Henrik and Rosalie part 1
Meyer Aron Goldschmidt (1819-1887)
Goldschmidt was for the greater part of his life actively engaged in editorial work. As editor of a satirical and political paper he threw himself whole-heartedly into the struggle for the establishment of liberal ideas. As a writer he excelled in his novels and tales of Jewish life. He is regarded as a great stylist, and in his typical novels and short stories he shows a firm grasp of character.
Henrik and Rosalie is considered one of his finest stories. It was originally published in His Love Stories of Many Lands, in 1867. The present version is translated by Minna Wreschner. It appeared in The American Scandinavian Review, July, 1922, and is here reprinted by permission of the editor.
Henrik and Rosalie
The fate that rules in matters of love is often singular, and its ways are inscrutable, not only in vital things but also in those of less importance, as this story will show.
Henrik Falk, student of divinity, had taken his fiancée, Rosalie Hvidbjerg, to the theater one evening to see Heiberg’s The Inseparables. The following morning, as he was seated in his cozy student quarters at Regensen, smoking his pipe, he received the following note: “I consider it best that our engagement be broken.—Rosalie.”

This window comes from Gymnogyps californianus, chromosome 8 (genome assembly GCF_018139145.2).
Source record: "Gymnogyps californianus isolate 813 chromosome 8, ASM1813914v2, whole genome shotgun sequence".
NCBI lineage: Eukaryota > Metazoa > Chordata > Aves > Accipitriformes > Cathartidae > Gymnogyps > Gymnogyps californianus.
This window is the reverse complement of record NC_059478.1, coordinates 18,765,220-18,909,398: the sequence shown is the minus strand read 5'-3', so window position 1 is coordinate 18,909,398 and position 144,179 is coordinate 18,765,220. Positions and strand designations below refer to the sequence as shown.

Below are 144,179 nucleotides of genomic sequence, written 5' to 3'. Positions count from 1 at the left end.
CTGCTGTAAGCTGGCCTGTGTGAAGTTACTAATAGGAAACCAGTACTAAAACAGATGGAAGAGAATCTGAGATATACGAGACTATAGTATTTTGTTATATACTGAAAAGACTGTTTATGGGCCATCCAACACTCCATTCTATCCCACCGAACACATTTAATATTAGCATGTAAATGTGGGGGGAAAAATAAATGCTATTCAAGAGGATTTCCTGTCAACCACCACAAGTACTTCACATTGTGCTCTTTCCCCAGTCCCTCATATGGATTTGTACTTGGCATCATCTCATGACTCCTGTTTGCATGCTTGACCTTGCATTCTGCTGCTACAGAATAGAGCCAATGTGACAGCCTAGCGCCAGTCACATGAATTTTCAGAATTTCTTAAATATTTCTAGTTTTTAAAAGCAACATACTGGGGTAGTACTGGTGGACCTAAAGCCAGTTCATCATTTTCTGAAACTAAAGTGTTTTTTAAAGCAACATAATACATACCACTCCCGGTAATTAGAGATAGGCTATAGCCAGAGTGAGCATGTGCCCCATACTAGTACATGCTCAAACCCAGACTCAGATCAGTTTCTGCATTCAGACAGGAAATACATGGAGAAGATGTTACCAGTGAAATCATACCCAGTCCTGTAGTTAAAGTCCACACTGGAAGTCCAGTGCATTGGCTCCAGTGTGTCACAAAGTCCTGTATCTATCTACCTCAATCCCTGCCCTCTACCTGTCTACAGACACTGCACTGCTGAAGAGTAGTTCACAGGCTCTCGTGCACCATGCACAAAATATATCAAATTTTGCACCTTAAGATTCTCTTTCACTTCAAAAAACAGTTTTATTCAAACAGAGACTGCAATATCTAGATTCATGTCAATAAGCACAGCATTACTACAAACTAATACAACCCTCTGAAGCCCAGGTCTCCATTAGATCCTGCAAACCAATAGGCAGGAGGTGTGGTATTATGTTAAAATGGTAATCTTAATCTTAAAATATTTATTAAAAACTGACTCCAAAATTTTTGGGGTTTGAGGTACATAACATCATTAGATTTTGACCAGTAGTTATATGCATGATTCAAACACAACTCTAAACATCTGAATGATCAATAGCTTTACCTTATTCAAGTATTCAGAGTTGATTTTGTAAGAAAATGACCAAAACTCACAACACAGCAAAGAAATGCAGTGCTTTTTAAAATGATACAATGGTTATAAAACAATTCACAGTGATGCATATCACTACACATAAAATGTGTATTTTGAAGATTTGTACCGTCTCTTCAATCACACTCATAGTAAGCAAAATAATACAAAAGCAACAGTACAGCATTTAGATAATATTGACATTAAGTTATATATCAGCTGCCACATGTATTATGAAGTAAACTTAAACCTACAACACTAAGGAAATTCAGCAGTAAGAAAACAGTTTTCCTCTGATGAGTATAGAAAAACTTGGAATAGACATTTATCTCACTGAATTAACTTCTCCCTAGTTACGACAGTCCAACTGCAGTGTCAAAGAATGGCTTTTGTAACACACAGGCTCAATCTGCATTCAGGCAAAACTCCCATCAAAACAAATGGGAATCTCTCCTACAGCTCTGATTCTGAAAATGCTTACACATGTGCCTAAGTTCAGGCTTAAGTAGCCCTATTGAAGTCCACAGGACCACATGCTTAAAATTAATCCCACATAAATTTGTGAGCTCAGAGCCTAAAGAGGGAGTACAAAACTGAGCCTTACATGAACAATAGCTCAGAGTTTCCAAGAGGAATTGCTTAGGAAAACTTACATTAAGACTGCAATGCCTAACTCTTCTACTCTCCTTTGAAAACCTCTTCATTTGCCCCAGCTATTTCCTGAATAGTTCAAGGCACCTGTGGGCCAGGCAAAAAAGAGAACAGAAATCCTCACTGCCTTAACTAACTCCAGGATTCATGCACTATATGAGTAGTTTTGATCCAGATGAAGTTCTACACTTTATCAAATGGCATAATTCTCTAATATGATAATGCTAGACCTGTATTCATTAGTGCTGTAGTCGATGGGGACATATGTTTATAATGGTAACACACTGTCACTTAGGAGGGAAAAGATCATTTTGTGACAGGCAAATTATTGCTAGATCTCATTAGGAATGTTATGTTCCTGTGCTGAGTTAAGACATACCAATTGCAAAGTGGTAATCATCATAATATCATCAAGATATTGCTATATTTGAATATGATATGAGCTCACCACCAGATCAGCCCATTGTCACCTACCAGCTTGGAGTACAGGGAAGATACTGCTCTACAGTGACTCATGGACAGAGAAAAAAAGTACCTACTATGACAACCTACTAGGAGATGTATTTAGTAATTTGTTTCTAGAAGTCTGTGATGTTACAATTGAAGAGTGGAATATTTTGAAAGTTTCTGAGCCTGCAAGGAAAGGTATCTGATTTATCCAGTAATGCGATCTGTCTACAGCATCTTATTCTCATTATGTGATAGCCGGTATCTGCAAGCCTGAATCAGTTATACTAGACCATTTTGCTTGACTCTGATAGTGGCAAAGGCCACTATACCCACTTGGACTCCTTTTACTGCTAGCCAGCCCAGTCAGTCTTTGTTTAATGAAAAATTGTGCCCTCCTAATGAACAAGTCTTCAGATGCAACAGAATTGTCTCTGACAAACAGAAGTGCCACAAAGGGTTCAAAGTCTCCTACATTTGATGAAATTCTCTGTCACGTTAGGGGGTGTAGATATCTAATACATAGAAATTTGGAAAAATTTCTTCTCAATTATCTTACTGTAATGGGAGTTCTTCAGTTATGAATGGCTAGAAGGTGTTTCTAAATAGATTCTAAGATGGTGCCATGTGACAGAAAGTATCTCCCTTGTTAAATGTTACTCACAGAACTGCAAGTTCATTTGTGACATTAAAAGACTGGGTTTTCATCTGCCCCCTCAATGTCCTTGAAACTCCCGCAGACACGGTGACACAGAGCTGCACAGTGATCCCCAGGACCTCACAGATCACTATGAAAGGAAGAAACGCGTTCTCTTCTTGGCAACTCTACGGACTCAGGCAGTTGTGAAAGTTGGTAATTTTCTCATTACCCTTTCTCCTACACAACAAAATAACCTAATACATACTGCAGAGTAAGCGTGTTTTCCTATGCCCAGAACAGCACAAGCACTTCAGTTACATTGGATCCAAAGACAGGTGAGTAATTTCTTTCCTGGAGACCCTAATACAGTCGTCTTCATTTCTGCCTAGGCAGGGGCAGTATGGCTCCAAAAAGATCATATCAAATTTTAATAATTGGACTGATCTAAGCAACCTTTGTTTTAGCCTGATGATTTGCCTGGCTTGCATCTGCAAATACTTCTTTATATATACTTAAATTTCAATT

Henrik Falk’s surprise upon reading this message can easily be understood; he put down his pipe, dressed quickly, and hastened to his fiancée’s home. There he was told that Rosalie had gone away, but if he wished he could see her aunt. The aunt arrived but could give him no explanation, as she herself was in the dark about the whole affair.
When Rosalie had returned from the theater the previous night, she had been very quiet; but soon after she had shown signs of great inward agitation and had said that to her the unpoetic relations which existed between Malle and Klister (main characters in the play), seemed unbearable, even wrong, and that probably all or at least the greater part of engaged couples were like that, or else sooner or later would assume that indifferent attitude toward each other, in which case she preferred to remain single.
Whereupon she had written scores of letters, no doubt all to him, Henrik Falk, had again tom them up, one after the other, but had finally sent one letter to the post office. She did not go to bed, but packed her belongings and left by the morning train.